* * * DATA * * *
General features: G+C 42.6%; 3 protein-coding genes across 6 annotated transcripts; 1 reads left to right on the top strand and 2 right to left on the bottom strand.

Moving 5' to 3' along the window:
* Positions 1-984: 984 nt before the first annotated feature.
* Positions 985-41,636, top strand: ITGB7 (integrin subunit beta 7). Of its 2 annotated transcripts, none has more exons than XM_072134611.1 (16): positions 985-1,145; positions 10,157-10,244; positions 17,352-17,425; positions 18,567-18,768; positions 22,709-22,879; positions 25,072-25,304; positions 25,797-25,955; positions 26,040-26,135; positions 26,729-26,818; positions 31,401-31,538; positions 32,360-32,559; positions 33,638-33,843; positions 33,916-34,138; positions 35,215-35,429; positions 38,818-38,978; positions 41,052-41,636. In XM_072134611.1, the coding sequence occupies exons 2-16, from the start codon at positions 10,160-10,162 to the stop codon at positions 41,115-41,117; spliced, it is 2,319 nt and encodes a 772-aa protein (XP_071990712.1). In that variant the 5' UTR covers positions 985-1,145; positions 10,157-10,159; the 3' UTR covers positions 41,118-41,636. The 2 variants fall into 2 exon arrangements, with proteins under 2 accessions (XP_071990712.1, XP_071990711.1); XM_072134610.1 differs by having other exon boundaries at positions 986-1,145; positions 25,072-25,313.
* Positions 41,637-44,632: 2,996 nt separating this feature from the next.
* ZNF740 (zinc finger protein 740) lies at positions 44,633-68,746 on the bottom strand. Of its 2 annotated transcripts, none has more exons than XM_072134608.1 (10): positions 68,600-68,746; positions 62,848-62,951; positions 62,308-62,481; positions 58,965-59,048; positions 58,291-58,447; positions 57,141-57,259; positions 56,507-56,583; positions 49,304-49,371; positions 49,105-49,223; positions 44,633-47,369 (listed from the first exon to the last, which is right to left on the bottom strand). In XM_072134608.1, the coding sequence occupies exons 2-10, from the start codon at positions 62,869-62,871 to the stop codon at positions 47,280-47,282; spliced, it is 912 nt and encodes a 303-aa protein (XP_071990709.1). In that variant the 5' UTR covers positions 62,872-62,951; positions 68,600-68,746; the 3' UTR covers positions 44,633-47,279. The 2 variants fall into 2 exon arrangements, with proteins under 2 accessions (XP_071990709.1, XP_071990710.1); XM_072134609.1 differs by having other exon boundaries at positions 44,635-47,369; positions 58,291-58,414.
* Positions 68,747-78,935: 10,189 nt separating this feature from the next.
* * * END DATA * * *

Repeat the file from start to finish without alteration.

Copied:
General features: G+C 42.6%; 3 protein-coding genes across 6 annotated transcripts; 1 reads left to right on the top strand and 2 right to left on the bottom strand.

Moving 5' to 3' along the window:
* Positions 1-984: 984 nt before the first annotated feature.
* Positions 985-41,636, top strand: ITGB7 (integrin subunit beta 7). Of its 2 annotated transcripts, none has more exons than XM_072134611.1 (16): positions 985-1,145; positions 10,157-10,244; positions 17,352-17,425; positions 18,567-18,768; positions 22,709-22,879; positions 25,072-25,304; positions 25,797-25,955; positions 26,040-26,135; positions 26,729-26,818; positions 31,401-31,538; positions 32,360-32,559; positions 33,638-33,843; positions 33,916-34,138; positions 35,215-35,429; positions 38,818-38,978; positions 41,052-41,636. In XM_072134611.1, the coding sequence occupies exons 2-16, from the start codon at positions 10,160-10,162 to the stop codon at positions 41,115-41,117; spliced, it is 2,319 nt and encodes a 772-aa protein (XP_071990712.1). In that variant the 5' UTR covers positions 985-1,145; positions 10,157-10,159; the 3' UTR covers positions 41,118-41,636. The 2 variants fall into 2 exon arrangements, with proteins under 2 accessions (XP_071990712.1, XP_071990711.1); XM_072134610.1 differs by having other exon boundaries at positions 986-1,145; positions 25,072-25,313.
* Positions 41,637-44,632: 2,996 nt separating this feature from the next.
* ZNF740 (zinc finger protein 740) lies at positions 44,633-68,746 on the bottom strand. Of its 2 annotated transcripts, none has more exons than XM_072134608.1 (10): positions 68,600-68,746; positions 62,848-62,951; positions 62,308-62,481; positions 58,965-59,048; positions 58,291-58,447; positions 57,141-57,259; positions 56,507-56,583; positions 49,304-49,371; positions 49,105-49,223; positions 44,633-47,369 (listed from the first exon to the last, which is right to left on the bottom strand). In XM_072134608.1, the coding sequence occupies exons 2-10, from the start codon at positions 62,869-62,871 to the stop codon at positions 47,280-47,282; spliced, it is 912 nt and encodes a 303-aa protein (XP_071990709.1). In that variant the 5' UTR covers positions 62,872-62,951; positions 68,600-68,746; the 3' UTR covers positions 44,633-47,279. The 2 variants fall into 2 exon arrangements, with proteins under 2 accessions (XP_071990709.1, XP_071990710.1); XM_072134609.1 differs by having other exon boundaries at positions 44,635-47,369; positions 58,291-58,414.
* Positions 68,747-78,935: 10,189 nt separating this feature from the next.